limit number of ssh connections
bonomi at mail.r-bonomi.com
Tue Sep 20 02:08:22 UTC 2011
> From owner-freebsd-questions at freebsd.org Mon Sep 19 19:12:32 2011
> From: merlyn at stonehenge.com (Randal L. Schwartz)
> To: Paul Macdonald <paul at ifdnrg.com>
> Date: Mon, 19 Sep 2011 17:12:14 -0700
> Cc: James Strother <jstrother9109 at gmail.com>, freebsd-questions at freebsd.org
> Subject: Re: limit number of ssh connections
> >>>>> "Paul" == Paul Macdonald <paul at ifdnrg.com> writes:
> Paul> in my experience running ssh on a high port cuts the amount of
> Paul> unwanted ssh connections to approximately zero, in fact i got a
> Paul> surprise when seeing a sec log from a box which i hadn't done this
> Paul> for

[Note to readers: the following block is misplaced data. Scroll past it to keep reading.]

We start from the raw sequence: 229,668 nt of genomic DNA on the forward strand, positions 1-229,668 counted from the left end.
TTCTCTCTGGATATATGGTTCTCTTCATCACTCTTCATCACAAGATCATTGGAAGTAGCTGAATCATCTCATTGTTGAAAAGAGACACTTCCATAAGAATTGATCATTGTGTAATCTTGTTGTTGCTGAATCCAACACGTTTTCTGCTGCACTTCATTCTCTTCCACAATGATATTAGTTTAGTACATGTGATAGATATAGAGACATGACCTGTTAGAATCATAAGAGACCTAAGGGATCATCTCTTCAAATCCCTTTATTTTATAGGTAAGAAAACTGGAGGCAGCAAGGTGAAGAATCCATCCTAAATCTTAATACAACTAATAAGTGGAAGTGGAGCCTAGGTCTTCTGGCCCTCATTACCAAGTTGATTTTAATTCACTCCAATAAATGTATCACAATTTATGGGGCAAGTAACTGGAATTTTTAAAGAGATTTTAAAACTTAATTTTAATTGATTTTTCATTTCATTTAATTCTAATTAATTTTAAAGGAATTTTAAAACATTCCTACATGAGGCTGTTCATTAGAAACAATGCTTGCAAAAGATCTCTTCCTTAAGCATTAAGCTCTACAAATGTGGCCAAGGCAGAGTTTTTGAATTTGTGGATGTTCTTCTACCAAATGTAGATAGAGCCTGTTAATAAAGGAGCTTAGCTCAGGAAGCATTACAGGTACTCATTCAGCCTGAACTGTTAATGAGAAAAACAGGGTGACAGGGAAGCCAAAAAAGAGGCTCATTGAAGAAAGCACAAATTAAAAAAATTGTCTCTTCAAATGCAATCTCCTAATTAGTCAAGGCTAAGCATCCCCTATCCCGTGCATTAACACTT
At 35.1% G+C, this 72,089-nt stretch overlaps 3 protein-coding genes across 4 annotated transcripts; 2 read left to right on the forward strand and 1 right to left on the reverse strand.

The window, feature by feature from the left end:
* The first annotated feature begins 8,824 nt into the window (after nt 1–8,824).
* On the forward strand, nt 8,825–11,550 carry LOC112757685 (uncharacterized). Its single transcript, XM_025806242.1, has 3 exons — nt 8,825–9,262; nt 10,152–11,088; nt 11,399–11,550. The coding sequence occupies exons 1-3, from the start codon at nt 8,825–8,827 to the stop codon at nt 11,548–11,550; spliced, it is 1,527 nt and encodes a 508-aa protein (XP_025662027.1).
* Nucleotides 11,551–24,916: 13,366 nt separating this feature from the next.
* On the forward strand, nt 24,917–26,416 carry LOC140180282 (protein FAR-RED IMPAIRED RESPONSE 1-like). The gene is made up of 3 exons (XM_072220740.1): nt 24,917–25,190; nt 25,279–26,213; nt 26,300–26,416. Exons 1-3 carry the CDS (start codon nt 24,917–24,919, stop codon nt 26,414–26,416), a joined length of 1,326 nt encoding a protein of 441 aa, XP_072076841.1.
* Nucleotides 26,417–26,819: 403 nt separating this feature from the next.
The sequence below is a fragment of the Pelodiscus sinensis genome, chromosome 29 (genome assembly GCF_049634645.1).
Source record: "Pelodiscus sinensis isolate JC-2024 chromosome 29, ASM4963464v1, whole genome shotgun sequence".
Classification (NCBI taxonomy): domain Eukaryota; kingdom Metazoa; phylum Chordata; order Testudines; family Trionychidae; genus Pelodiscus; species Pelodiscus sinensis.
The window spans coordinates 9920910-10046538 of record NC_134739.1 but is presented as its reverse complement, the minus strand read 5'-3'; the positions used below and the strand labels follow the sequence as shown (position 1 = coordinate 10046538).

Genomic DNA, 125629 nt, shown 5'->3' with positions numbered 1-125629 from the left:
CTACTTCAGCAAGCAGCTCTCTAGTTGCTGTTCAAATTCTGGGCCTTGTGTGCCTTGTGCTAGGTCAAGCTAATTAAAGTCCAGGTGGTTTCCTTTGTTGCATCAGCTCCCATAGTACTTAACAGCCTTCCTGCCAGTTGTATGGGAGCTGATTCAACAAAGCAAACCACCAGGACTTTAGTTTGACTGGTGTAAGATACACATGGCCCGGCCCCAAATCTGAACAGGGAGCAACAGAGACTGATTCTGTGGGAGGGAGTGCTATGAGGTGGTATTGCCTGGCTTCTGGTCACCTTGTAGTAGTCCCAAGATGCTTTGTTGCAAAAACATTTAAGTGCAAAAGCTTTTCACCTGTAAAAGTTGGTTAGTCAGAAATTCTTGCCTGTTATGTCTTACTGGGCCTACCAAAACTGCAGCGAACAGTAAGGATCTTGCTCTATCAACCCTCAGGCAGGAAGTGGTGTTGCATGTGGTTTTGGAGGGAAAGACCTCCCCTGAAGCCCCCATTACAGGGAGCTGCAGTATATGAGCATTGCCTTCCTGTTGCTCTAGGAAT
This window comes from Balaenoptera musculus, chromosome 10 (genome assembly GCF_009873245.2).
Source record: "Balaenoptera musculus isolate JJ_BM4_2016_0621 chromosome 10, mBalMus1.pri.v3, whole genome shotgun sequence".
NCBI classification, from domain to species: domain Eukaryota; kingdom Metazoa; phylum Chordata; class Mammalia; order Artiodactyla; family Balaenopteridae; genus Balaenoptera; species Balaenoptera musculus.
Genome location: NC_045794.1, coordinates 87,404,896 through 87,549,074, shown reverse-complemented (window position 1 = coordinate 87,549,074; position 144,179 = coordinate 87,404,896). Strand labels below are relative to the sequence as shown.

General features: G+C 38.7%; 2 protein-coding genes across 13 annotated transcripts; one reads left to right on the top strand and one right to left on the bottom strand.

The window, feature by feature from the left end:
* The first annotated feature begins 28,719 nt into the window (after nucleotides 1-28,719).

> I run sshd on 443 (for firewall-bending reasons), and the only
> connections I see there are people trying to break into the web. Never
> an actual sshd hit. :)
A wise man said: "this belongs in the "security for dummies" pile right
along with "turning off your SSID announce" and "use MAC address filtering"
when people talk about wifi "security". All three are useless and give you
a false sense of having "increased" security.
IT is worthy of note that 'merely' running sshd on an 'unconventional'
port provides _less_ of an increase in security than portknocking does. :)
That said, _I_ also run sshd on the "well-known port" for unrelated services.
*NOT* because I have a belief it provides any increase in security -- it
_doesn't_ -- but simply to eliminate the script-kiddie 'doorknob rattling'
'clutter' from the logs. Making it far easier to see a truely 'targeted'
attempt. 'Clutter elimination' makes it -- *or* portknocking -- "worth
doing" even though neither provide any "measurable" increase in 'real'
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